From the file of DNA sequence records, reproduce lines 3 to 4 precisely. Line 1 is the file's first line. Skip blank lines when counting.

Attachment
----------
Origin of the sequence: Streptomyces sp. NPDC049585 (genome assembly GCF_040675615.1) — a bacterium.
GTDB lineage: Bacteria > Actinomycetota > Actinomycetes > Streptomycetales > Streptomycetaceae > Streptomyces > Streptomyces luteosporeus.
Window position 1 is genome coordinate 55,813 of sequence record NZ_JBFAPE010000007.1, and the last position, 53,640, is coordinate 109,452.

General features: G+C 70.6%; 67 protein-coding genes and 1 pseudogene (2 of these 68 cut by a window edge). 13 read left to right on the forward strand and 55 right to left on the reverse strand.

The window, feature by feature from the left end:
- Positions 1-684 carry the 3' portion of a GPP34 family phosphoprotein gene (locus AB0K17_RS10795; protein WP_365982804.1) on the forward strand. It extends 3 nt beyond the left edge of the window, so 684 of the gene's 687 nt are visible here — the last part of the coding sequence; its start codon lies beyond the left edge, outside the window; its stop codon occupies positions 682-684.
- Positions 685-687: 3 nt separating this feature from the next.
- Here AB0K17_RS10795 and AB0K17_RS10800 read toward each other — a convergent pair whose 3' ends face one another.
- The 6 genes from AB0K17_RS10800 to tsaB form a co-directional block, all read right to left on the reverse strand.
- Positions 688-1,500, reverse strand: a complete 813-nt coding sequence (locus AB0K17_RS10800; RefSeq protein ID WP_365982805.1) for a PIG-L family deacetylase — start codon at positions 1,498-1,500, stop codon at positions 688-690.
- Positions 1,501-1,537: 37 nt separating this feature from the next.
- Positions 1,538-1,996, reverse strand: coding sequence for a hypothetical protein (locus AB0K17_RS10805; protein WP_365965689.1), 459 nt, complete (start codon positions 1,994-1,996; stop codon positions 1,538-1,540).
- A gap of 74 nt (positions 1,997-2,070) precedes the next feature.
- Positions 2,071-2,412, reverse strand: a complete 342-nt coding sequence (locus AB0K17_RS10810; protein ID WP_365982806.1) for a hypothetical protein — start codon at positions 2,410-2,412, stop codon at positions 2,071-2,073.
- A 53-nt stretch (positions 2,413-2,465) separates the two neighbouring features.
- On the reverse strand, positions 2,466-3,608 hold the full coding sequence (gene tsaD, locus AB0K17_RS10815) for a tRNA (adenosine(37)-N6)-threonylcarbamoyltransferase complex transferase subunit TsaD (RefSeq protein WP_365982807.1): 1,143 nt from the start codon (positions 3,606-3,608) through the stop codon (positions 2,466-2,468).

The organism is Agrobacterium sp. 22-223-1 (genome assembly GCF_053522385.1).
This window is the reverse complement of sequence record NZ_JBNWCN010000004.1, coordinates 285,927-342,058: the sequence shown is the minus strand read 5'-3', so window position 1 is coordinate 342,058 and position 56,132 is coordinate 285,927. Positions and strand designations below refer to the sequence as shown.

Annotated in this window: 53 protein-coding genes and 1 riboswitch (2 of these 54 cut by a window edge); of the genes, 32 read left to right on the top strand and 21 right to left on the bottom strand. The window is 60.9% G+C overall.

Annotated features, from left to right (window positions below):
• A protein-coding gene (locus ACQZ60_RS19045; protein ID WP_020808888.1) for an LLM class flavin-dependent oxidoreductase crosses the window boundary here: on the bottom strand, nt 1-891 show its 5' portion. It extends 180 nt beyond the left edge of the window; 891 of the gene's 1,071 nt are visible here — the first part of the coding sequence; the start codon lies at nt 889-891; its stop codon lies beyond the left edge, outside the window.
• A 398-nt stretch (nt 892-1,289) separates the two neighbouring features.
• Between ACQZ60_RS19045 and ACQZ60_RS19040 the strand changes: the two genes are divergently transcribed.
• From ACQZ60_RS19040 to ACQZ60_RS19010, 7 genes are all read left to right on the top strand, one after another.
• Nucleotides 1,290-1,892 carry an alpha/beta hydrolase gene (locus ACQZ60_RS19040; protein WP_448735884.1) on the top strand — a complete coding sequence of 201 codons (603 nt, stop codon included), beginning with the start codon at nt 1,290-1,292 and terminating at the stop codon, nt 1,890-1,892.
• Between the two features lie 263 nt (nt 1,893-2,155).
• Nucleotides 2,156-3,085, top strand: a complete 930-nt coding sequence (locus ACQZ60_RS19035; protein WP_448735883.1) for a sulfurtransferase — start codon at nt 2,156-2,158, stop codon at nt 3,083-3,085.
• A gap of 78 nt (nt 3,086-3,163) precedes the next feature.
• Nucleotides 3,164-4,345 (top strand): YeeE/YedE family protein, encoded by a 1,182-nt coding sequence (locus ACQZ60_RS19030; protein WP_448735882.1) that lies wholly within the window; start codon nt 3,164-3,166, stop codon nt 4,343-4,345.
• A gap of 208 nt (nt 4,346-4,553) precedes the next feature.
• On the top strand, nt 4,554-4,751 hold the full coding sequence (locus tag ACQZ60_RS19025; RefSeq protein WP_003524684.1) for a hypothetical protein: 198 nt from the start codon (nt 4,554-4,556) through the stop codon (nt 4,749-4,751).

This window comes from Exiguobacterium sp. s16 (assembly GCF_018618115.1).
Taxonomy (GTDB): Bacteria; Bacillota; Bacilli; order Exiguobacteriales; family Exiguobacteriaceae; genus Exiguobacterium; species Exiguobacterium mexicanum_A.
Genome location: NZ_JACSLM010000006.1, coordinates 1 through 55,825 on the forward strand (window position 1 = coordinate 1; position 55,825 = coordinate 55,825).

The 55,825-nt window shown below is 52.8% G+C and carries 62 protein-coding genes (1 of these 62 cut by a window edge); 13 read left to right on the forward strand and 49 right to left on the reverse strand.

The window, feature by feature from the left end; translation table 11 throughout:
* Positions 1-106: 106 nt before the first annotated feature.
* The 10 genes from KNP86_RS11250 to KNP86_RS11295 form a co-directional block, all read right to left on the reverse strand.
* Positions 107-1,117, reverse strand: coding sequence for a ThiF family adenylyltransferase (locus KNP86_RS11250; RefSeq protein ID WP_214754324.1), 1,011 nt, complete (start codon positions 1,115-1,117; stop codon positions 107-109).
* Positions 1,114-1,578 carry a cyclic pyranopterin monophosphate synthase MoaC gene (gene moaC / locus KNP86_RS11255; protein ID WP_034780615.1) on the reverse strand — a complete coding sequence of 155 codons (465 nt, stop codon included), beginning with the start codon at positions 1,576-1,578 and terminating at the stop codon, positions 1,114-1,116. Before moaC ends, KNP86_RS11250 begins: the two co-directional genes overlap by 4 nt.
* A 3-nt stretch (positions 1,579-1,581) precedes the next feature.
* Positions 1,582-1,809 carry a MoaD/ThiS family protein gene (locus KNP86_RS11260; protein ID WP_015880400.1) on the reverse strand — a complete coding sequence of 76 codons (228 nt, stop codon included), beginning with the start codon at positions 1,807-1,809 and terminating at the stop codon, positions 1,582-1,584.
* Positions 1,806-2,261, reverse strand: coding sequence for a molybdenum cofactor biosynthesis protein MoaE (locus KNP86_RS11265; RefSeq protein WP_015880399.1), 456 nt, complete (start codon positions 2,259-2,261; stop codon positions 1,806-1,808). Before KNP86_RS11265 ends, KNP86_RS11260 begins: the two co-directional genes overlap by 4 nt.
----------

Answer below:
Window position 1 is genome coordinate 55,813 of sequence record NZ_JBFAPE010000007.1, and the last position, 53,640, is coordinate 109,452.

General features: G+C 70.6%; 67 protein-coding genes and 1 pseudogene (2 of these 68 cut by a window edge). 13 read left to right on the forward strand and 55 right to left on the reverse strand.